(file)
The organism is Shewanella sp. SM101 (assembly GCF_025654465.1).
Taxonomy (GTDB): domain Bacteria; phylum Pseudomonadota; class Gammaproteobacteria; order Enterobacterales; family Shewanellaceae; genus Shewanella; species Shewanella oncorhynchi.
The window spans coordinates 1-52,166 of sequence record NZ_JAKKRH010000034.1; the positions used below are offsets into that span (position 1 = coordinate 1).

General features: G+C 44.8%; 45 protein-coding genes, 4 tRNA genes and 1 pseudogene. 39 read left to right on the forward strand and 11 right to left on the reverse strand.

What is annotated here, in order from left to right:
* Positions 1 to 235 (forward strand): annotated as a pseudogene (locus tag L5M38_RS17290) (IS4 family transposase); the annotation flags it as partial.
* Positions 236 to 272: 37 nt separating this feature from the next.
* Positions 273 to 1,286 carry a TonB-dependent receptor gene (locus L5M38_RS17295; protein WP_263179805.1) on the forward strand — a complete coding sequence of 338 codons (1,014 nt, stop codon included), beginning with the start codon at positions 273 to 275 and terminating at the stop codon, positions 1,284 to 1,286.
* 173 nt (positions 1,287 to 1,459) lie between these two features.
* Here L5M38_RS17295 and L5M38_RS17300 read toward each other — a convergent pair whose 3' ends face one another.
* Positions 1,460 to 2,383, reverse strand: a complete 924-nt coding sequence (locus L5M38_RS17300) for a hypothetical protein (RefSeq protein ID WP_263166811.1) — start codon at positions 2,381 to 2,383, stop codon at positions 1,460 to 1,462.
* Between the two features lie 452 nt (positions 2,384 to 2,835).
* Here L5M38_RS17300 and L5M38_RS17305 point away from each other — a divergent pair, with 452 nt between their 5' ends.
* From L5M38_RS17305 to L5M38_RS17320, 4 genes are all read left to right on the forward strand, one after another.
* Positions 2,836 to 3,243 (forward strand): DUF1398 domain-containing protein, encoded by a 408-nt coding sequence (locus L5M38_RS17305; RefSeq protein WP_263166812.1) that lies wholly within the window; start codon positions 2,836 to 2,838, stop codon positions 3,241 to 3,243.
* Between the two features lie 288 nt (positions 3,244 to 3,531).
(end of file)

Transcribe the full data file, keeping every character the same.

The organism is Shewanella sp. SM101 (assembly GCF_025654465.1).
Taxonomy (GTDB): domain Bacteria; phylum Pseudomonadota; class Gammaproteobacteria; order Enterobacterales; family Shewanellaceae; genus Shewanella; species Shewanella oncorhynchi.
The window spans coordinates 1-52,166 of sequence record NZ_JAKKRH010000034.1; the positions used below are offsets into that span (position 1 = coordinate 1).

General features: G+C 44.8%; 45 protein-coding genes, 4 tRNA genes and 1 pseudogene. 39 read left to right on the forward strand and 11 right to left on the reverse strand.

What is annotated here, in order from left to right:
* Positions 1 to 235 (forward strand): annotated as a pseudogene (locus tag L5M38_RS17290) (IS4 family transposase); the annotation flags it as partial.
* Positions 236 to 272: 37 nt separating this feature from the next.
* Positions 273 to 1,286 carry a TonB-dependent receptor gene (locus L5M38_RS17295; protein WP_263179805.1) on the forward strand — a complete coding sequence of 338 codons (1,014 nt, stop codon included), beginning with the start codon at positions 273 to 275 and terminating at the stop codon, positions 1,284 to 1,286.
* 173 nt (positions 1,287 to 1,459) lie between these two features.
* Here L5M38_RS17295 and L5M38_RS17300 read toward each other — a convergent pair whose 3' ends face one another.
* Positions 1,460 to 2,383, reverse strand: a complete 924-nt coding sequence (locus L5M38_RS17300) for a hypothetical protein (RefSeq protein ID WP_263166811.1) — start codon at positions 2,381 to 2,383, stop codon at positions 1,460 to 1,462.
* Between the two features lie 452 nt (positions 2,384 to 2,835).
* Here L5M38_RS17300 and L5M38_RS17305 point away from each other — a divergent pair, with 452 nt between their 5' ends.
* From L5M38_RS17305 to L5M38_RS17320, 4 genes are all read left to right on the forward strand, one after another.
* Positions 2,836 to 3,243 (forward strand): DUF1398 domain-containing protein, encoded by a 408-nt coding sequence (locus L5M38_RS17305; RefSeq protein WP_263166812.1) that lies wholly within the window; start codon positions 2,836 to 2,838, stop codon positions 3,241 to 3,243.
* Between the two features lie 288 nt (positions 3,244 to 3,531).